$100 million in the last 18 months.
This is the amount Hive ransomware is believed to have extorted from over 1,300 companies worldwide. joint warning Issued by the FBI, the Cybersecurity and Infrastructure Security Agency (CISA), and the Department of Health and Human Services (HHS).
First observed in mid-2021, Hive is a Ransomware as a Service (RaaS) operation launched by various cybercriminals against sectors such as healthcare, non-profits, energy providers and retailers. used for
And earlier this year HHS launched Hive ‘Very Aggressive’ Threats to Healthcare Sector.
Attackers deploying Hive ransomware often use phishing emails with malicious attachments, stolen single-factor RDP logins, virtual private networks, and other remote network connection protocols to cause damage. obtains initial access to the network of
Attackers can also exploit known vulnerabilities to bypass multi-factor authentication and gain access to FortiOS servers, the FBI warns.
Like many other ransomware attacks, Hive employs a “double extortion” model where data is stolen from the victim’s network before it is encrypted. The stolen data will be leaked to a dedicated dark web site if the ransom is not paid.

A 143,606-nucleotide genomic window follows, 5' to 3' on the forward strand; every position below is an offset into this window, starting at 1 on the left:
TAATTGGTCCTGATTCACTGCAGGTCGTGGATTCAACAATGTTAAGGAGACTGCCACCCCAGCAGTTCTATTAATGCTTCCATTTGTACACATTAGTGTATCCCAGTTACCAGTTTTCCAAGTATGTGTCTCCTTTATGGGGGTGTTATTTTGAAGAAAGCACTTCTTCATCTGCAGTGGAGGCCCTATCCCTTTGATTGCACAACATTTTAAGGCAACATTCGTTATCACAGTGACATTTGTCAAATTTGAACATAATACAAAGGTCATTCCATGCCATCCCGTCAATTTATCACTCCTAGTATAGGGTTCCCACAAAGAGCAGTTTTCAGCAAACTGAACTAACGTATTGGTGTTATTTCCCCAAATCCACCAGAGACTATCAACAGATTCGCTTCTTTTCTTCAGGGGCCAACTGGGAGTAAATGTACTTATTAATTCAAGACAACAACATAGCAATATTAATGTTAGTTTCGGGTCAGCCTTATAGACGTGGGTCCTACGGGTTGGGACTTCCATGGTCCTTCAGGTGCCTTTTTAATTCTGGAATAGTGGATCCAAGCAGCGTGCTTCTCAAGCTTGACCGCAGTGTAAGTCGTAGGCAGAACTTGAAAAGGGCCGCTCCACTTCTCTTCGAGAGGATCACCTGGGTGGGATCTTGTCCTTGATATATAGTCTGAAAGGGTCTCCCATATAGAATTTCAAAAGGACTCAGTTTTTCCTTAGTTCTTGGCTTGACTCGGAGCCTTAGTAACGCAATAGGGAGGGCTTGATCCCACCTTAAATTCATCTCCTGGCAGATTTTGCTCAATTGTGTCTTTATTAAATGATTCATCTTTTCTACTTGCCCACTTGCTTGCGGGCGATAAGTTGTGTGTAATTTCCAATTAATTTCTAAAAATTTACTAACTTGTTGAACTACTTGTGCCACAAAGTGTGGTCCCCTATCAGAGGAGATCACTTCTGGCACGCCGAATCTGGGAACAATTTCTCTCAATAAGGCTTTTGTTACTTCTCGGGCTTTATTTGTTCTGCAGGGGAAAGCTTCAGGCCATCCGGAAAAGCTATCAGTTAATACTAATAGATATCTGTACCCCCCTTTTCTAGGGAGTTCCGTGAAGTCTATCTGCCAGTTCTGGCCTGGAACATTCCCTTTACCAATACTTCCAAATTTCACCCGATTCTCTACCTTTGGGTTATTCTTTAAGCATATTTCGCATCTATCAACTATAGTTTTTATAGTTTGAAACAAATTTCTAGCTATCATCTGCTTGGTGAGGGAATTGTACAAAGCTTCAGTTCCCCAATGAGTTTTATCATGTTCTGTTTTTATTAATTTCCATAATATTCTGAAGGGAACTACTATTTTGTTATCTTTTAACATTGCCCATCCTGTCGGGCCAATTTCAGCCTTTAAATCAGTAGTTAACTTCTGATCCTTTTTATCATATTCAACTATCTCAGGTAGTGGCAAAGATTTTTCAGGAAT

Some Hive victims have even reported being called by cybercriminals and pressured into paying and participating in negotiations.
The ransom note left behind after the data was encrypted discourages Hive victims from reporting the attack to the police or the FBI, or letting a professional recovery firm manage the decryption of the data and negotiations with the gang. It is said.
The FBI continues to urge organizations to report ransomware attacks as it helps investigators gather information about perpetrators and may one day bring those responsible to justice.
As usual, the FBI does not encourage victims to pay the ransom. However, in that advisory, “Hive actors are known to use Hive ransomware or another ransomware variant to re-infect the networks of victim organizations that have restored their networks without paying a ransom. I will.”
The FBI asks companies to report ransomware incidents to local field offices to track attackers and provide them with critical information to “hold them accountable under U.S. law and prevent future attacks.” is requested to be provided to investigators.